Most parents with special needs children agree that holidays can pose unique challenges, and Halloween is certainly no exception. There are many parts of the day that can be difficult for children with special needs to enjoy. However, with a little planning and preparation, parents can find unique and creative ways to keep Halloween from getting too scary!
Consider the Costume
There are a dizzying array of costumes available, but parents of children with special needs should keep a few things in mind when helping their child pick their Halloween apparel. If your child has physical needs or uses assistive devices, make sure they can get around comfortably with their costume on. Capes or long robes may be easy to trip over, or masks might make it too difficult to see. While many Halloween costumes are dark in color, it may be a safer choice to choose a brighter, more visible costume. Adding reflective tape can also make trick-or-treaters more visible to motorists. Making sure the costume is warm enough for a late October night can also help ensure a positive experience.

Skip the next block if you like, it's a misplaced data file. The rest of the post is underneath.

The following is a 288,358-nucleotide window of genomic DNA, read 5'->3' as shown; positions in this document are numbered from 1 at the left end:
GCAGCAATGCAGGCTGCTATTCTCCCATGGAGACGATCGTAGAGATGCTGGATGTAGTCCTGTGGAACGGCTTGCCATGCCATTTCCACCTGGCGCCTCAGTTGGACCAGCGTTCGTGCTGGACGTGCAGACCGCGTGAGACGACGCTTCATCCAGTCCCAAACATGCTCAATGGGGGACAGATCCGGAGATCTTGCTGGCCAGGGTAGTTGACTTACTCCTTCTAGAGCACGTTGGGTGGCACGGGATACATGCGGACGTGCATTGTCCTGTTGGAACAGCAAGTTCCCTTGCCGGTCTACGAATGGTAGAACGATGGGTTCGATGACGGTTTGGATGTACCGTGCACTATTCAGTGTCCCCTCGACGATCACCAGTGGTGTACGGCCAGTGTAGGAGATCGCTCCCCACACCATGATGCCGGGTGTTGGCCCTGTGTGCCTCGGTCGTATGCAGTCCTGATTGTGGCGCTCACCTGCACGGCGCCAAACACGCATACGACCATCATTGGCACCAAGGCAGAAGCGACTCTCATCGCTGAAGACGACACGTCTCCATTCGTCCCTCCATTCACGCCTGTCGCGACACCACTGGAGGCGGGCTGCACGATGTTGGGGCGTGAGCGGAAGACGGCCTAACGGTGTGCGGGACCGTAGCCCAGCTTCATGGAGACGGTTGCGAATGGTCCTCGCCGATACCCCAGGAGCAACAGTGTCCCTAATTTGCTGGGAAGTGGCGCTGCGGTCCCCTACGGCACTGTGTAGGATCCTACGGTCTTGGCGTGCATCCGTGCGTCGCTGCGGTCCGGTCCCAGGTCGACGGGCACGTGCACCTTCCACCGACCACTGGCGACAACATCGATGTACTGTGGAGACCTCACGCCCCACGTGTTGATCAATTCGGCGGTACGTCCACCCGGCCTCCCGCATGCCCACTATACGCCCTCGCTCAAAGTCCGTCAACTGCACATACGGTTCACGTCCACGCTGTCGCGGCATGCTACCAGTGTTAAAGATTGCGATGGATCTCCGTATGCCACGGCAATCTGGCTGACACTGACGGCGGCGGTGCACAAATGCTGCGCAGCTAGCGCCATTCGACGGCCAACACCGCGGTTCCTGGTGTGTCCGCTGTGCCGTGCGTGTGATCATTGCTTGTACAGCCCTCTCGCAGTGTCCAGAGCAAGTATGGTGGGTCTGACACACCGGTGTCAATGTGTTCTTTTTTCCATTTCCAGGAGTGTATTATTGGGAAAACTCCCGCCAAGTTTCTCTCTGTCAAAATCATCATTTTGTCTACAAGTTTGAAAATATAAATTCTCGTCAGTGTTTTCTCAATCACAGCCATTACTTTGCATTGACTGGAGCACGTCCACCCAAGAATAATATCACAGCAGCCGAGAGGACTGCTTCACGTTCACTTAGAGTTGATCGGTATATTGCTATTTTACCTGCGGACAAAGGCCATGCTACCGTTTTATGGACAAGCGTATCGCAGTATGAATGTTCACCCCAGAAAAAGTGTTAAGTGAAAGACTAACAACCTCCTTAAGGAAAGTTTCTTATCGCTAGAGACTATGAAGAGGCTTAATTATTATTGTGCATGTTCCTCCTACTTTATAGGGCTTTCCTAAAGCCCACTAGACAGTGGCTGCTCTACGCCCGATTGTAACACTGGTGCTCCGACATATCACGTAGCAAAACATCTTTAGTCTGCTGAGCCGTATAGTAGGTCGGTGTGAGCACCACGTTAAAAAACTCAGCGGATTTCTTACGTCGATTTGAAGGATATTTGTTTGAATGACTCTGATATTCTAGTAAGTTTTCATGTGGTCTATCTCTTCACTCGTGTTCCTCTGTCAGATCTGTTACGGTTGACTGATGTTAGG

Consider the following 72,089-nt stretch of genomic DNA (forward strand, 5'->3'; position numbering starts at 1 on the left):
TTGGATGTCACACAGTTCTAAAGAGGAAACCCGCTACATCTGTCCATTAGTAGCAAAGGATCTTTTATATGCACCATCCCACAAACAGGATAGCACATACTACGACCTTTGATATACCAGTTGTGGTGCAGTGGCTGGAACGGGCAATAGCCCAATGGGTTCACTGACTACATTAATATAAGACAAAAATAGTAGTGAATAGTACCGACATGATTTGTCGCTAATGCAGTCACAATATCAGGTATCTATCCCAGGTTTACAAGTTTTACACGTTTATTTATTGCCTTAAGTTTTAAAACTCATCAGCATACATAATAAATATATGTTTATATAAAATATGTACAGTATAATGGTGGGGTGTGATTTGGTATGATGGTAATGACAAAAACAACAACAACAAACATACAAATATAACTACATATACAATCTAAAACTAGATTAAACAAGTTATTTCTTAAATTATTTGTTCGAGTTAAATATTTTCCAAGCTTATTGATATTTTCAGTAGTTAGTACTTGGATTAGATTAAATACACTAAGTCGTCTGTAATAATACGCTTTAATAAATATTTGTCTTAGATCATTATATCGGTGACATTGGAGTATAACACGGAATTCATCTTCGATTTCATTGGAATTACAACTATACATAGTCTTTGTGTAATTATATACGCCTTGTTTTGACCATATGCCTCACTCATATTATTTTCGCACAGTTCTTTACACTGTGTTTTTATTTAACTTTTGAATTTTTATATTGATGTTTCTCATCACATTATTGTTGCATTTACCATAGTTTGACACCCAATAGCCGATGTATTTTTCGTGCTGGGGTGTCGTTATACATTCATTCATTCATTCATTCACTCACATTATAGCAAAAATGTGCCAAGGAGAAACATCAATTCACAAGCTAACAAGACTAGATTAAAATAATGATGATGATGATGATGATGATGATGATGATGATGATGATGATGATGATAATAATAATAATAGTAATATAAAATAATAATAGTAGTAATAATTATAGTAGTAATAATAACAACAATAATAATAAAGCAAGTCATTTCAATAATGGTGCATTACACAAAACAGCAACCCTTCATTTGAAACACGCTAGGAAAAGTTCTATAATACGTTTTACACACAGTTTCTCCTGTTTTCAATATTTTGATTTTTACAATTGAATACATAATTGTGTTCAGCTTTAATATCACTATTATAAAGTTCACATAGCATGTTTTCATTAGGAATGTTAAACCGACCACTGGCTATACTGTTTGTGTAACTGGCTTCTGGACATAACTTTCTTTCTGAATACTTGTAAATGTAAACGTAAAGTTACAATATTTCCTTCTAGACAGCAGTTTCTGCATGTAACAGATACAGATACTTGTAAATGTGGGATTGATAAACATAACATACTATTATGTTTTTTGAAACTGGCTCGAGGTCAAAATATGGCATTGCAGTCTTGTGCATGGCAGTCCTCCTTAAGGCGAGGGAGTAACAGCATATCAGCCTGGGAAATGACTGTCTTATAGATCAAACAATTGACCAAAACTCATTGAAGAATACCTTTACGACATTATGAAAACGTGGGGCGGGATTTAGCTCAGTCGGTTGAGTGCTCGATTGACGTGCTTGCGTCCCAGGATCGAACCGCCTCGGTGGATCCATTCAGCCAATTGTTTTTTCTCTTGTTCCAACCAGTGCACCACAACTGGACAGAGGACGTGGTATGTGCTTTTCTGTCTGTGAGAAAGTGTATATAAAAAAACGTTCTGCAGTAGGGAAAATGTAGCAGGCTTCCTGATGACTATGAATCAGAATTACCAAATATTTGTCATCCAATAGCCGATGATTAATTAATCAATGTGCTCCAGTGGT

Many parents of children with special needs find that holidays are more enjoyable if they consider what traditions their child would enjoy and skip the rest. A child with sensory issues might find it just too difficult to enjoy trick-or-treating to houses with loud noises, flashing lights, and sudden surprises. Parents can instead reinvent the holiday to feature traditions that their child can truly enjoy. Some choose to host a small party at their house where guests wear costumes, play simple games, and feast on allergy-friendly treats. Another option is to attend daytime events or parties at a local library or community center.
Practice Makes Perfect!
Special needs children often benefit from understanding what’s coming next and practicing what’s expected of them. For instance, having the child wear the costume the week before can help them get used the new experience. If trick-or-treating is on the schedule, parents can walk with their children around the neighborhood reminding them of safety rules such as staying on the sidewalk or only crossing the street with an adult. Children might even benefit from practicing the trick-or-treating script with a friendly neighbor before the big day. Preparing in this little ways may make a big difference in a child’s ability to participate.
Lisa Landman has a passion for helping others and has worked with special need adults throughout her career. Learn more about her professional work or check out her Twitter!